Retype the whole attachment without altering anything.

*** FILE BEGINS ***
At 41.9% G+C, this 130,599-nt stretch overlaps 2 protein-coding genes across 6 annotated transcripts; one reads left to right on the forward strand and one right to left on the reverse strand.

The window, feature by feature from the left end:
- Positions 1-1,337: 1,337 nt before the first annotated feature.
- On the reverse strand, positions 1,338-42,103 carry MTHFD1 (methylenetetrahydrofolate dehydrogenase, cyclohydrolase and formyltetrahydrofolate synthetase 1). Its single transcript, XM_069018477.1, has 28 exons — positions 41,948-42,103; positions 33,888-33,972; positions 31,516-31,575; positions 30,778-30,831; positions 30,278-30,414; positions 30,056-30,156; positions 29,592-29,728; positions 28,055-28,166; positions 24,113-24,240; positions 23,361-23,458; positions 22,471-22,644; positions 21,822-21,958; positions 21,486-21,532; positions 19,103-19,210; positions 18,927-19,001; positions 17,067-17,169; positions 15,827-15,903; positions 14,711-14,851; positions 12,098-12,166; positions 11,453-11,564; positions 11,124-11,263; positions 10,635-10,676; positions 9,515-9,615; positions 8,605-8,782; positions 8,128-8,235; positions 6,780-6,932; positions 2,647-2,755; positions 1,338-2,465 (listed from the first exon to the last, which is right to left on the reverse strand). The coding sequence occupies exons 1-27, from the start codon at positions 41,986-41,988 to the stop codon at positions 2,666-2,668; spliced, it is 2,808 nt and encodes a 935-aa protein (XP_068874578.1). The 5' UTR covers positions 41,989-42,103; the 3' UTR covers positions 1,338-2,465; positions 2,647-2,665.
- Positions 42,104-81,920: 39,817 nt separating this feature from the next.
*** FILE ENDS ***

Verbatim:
At 41.9% G+C, this 130,599-nt stretch overlaps 2 protein-coding genes across 6 annotated transcripts; one reads left to right on the forward strand and one right to left on the reverse strand.

The window, feature by feature from the left end:
- Positions 1-1,337: 1,337 nt before the first annotated feature.
- On the reverse strand, positions 1,338-42,103 carry MTHFD1 (methylenetetrahydrofolate dehydrogenase, cyclohydrolase and formyltetrahydrofolate synthetase 1). Its single transcript, XM_069018477.1, has 28 exons — positions 41,948-42,103; positions 33,888-33,972; positions 31,516-31,575; positions 30,778-30,831; positions 30,278-30,414; positions 30,056-30,156; positions 29,592-29,728; positions 28,055-28,166; positions 24,113-24,240; positions 23,361-23,458; positions 22,471-22,644; positions 21,822-21,958; positions 21,486-21,532; positions 19,103-19,210; positions 18,927-19,001; positions 17,067-17,169; positions 15,827-15,903; positions 14,711-14,851; positions 12,098-12,166; positions 11,453-11,564; positions 11,124-11,263; positions 10,635-10,676; positions 9,515-9,615; positions 8,605-8,782; positions 8,128-8,235; positions 6,780-6,932; positions 2,647-2,755; positions 1,338-2,465 (listed from the first exon to the last, which is right to left on the reverse strand). The coding sequence occupies exons 1-27, from the start codon at positions 41,986-41,988 to the stop codon at positions 2,666-2,668; spliced, it is 2,808 nt and encodes a 935-aa protein (XP_068874578.1). The 5' UTR covers positions 41,989-42,103; the 3' UTR covers positions 1,338-2,465; positions 2,647-2,665.
- Positions 42,104-81,920: 39,817 nt separating this feature from the next.